Creating A Bright Future For Loved Ones
Our family is our most important asset, yet we often overlook ways to protect our loved ones and their future. Here are 5 ways to help your family thrive in good times, and when things get difficult:
- Maintain a substantial rainy day fund. People change jobs with greater frequency these days than ever before, and not always as a result of their choosing. It makes great sense to fund an account that can be tapped in times of great need. A good rule of thumb is to maintain a fund worth three months of your current salary. Think of it as your “Wealth Savings Account” when something unforeseen occurs.
- Get enough insurance. But how do you know how much you need. Consider finding out one of your highest priorities. How would your sudden death, or disability, impact your family? What if someone gets hurt on your property and sues you? Are your protected? Is your health insurance plan in tune with your family’s needs? There are far more important questions that need to be answered, and there are available coverages to meet just about any need.
- Save for college. Whether you use a 529 Plan, or Coverdell Education Savings Account, or other tax advantaged plans, the reality is that you can save you and your family a great deal of stress, and loan interest, if you start saving now. But it’s also important to have a game plan for funding higher education and knowing how much, and where, to save. If you have kids, this should be a very high priority.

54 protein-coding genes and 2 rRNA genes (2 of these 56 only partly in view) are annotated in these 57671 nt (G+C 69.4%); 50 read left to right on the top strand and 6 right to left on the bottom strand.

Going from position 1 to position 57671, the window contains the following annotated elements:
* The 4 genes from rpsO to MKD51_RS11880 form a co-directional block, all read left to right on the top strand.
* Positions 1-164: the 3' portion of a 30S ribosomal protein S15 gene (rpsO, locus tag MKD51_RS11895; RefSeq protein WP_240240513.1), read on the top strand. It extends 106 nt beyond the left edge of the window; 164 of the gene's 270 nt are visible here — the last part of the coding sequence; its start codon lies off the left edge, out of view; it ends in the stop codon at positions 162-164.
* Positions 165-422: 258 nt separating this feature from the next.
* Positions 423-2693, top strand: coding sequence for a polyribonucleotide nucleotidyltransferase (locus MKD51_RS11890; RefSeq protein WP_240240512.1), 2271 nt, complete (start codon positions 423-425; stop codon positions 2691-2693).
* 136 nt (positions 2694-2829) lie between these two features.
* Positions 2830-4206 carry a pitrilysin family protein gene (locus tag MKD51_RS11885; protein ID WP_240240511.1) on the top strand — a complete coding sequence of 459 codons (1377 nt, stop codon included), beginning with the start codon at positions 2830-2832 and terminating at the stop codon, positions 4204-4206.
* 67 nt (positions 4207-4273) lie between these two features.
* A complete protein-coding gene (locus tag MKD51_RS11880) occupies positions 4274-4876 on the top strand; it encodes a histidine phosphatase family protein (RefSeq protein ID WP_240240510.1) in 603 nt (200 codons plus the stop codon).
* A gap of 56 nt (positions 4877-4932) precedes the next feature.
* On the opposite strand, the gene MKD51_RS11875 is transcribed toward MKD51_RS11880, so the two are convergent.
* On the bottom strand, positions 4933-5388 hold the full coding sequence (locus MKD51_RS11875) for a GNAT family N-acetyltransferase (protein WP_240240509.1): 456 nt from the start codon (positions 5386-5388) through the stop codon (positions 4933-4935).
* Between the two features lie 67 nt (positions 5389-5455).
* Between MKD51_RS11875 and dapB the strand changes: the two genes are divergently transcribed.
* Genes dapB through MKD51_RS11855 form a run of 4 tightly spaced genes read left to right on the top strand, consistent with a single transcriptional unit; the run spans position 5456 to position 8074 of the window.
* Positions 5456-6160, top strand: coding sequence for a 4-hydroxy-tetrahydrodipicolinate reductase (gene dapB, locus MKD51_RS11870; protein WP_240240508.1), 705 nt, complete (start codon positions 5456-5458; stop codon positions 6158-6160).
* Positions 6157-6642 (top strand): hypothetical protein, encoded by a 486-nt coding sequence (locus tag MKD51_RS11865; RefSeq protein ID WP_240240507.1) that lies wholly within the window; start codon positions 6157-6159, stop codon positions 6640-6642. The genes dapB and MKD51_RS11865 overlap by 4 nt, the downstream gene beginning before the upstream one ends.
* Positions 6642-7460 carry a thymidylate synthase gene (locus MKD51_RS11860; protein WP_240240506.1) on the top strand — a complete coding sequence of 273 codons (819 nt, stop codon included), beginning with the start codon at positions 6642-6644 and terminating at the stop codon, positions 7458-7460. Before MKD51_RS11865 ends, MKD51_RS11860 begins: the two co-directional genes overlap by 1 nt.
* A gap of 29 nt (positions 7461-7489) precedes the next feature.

- Invest for your goals. Goals-based investing is catching fire because people tend to appreciate the concept of savings more if they believe it has a specific purpose. Sure, there’s education and retirement savings strategies and accounts, but how about trip planning, and holiday spending? Or saving for a new car? I’m sure you can think of many reasons to save. Think about establishing an account and investment strategy for each goal you have.
- Invest for retirement even if you don’t get a company match. Financial security in retirement is your responsibility, and it is expected that employers will continue to diminish their contributions to your cause. Know your tax-deductible limits and strive to get as close to them as possible. If your company matches your contribution, great. And don’t forget to contribute to a spousal IRA if one of you is staying at home with kids.
If you would like to take the time to review these and other issues with us in a complimentary, no obligation consultation, please contact us at (855) 786-9584, Option 1 or email us at firstname.lastname@example.org.